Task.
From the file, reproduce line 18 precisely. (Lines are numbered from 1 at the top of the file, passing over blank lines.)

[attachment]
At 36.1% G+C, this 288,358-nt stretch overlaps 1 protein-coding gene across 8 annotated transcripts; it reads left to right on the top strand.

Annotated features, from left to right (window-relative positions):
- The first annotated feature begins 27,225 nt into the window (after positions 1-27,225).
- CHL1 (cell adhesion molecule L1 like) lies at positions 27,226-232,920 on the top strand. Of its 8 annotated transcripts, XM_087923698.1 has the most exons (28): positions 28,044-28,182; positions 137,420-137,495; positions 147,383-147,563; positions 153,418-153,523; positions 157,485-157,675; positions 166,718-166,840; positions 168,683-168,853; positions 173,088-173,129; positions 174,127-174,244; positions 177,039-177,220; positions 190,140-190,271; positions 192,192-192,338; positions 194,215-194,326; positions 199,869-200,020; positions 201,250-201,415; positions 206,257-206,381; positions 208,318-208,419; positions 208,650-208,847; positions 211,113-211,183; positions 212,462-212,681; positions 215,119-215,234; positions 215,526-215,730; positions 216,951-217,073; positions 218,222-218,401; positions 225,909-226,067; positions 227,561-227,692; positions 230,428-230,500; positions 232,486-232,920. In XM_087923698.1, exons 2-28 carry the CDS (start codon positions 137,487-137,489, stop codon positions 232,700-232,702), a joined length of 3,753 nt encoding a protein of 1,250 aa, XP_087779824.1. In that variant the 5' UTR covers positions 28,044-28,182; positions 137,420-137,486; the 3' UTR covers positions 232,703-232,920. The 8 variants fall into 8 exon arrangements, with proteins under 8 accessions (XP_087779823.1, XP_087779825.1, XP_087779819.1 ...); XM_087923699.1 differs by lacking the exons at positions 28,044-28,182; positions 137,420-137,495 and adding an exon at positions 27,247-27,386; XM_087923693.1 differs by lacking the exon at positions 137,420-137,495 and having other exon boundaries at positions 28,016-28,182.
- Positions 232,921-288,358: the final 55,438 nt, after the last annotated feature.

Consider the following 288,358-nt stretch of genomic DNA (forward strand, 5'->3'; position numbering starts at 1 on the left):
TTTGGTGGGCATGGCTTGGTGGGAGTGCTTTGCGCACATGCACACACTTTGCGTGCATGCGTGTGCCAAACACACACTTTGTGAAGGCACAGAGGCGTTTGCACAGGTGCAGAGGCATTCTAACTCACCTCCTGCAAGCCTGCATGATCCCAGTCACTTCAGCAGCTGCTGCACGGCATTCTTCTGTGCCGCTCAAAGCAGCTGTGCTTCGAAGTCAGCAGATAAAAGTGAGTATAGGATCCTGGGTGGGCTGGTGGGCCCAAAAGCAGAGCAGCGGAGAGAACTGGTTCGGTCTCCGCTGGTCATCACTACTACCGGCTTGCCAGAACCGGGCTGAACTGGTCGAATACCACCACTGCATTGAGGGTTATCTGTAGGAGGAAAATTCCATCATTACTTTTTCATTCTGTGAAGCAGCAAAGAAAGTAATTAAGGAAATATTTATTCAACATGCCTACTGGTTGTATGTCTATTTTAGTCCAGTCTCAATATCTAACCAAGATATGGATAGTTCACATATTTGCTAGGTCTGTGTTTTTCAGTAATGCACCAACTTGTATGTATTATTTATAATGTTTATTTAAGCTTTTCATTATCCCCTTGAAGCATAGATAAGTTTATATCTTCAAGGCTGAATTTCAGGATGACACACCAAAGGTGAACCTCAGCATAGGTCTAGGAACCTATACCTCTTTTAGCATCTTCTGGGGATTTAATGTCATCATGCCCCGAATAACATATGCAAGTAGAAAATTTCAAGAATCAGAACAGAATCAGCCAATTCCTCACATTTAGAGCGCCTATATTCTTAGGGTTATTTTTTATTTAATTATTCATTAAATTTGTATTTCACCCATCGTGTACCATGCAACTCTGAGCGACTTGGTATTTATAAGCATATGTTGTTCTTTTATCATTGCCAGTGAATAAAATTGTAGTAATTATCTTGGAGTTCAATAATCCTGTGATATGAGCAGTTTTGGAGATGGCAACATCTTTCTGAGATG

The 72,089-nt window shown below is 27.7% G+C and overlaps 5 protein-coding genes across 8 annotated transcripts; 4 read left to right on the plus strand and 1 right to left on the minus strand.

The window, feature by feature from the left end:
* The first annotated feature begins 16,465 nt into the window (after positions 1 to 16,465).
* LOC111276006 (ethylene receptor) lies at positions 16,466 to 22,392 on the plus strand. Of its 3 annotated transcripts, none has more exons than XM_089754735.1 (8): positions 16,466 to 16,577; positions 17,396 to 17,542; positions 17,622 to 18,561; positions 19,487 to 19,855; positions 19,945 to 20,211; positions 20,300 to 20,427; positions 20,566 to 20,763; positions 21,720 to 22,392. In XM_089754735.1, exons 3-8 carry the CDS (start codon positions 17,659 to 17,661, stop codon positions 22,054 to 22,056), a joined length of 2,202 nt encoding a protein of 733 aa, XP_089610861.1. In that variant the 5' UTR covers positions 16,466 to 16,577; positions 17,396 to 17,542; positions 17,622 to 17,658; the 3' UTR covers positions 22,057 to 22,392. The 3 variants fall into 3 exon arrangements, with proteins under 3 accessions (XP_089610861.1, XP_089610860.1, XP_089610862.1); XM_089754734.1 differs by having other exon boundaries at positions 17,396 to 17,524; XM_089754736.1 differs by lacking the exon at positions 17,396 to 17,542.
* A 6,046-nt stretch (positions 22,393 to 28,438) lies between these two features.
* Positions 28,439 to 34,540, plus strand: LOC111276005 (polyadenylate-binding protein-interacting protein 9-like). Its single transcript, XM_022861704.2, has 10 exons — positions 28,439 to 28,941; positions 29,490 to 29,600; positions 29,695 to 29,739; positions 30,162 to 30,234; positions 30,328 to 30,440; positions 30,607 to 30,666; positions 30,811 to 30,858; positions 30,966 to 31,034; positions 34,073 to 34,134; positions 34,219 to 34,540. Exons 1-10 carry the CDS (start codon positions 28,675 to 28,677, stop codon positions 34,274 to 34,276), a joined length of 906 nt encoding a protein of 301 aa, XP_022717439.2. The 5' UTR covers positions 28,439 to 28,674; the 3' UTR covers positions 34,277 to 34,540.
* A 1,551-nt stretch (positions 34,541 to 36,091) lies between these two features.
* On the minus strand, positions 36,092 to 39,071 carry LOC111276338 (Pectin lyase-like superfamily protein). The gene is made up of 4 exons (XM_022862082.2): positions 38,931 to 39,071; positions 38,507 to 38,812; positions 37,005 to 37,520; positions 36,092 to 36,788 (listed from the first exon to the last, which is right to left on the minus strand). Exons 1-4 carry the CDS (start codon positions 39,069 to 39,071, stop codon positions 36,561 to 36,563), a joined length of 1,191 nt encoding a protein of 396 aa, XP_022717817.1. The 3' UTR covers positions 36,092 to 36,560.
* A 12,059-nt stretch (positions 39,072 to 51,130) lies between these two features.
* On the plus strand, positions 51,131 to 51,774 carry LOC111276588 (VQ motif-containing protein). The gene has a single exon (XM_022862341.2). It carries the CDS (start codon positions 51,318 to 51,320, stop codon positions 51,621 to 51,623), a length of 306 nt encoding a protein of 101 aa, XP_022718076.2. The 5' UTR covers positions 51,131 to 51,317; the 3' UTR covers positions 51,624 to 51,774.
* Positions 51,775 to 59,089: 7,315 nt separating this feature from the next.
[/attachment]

* Positions 51,775 to 59,089: 7,315 nt separating this feature from the next.